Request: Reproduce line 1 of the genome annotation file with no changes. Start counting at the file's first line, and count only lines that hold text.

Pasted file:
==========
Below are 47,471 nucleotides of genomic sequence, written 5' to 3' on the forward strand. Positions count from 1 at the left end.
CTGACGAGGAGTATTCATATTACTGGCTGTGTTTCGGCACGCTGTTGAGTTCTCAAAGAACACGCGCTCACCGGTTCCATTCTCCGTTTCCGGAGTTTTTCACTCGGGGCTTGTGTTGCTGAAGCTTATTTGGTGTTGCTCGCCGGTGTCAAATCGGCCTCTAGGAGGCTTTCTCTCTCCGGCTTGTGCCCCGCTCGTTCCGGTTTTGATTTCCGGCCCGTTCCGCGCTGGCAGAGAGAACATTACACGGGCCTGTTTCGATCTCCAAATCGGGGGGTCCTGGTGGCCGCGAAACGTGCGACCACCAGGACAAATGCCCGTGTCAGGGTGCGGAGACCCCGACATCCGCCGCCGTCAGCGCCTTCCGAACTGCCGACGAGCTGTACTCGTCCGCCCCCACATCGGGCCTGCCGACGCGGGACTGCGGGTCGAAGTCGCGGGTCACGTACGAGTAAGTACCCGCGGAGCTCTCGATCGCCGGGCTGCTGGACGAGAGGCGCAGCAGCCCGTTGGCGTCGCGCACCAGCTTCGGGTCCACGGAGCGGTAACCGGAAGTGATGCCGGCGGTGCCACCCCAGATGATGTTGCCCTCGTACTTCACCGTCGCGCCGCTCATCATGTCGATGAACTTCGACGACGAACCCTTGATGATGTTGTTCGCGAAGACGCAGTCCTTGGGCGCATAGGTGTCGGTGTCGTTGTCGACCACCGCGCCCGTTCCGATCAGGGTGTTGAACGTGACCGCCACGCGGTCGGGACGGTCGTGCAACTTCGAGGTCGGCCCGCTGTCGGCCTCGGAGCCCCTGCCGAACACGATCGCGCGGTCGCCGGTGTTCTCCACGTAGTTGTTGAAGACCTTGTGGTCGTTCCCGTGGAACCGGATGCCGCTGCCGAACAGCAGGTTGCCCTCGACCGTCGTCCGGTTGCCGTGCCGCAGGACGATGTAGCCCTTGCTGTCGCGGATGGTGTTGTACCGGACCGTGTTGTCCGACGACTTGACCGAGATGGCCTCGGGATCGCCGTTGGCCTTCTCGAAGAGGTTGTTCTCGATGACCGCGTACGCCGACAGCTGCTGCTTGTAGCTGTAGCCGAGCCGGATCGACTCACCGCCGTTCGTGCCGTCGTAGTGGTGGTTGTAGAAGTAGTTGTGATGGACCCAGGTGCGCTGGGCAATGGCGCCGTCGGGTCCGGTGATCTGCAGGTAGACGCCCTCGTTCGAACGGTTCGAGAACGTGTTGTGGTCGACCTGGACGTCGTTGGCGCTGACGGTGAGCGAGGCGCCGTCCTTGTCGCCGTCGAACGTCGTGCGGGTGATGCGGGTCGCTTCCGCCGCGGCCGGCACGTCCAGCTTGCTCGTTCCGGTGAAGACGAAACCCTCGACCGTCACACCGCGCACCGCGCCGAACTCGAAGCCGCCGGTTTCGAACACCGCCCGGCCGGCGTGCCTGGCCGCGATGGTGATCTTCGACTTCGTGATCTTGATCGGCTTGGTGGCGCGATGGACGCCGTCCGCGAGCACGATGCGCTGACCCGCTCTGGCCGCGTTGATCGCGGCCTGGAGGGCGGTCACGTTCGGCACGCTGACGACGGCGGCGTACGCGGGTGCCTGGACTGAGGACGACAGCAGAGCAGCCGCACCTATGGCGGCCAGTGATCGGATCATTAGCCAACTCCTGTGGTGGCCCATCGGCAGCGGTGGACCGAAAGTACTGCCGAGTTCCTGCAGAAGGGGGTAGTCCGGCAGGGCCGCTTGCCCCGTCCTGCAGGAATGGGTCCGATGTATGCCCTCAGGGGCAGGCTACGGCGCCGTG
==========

Below are 47,471 nucleotides of genomic sequence, written 5' to 3' on the forward strand. Positions count from 1 at the left end.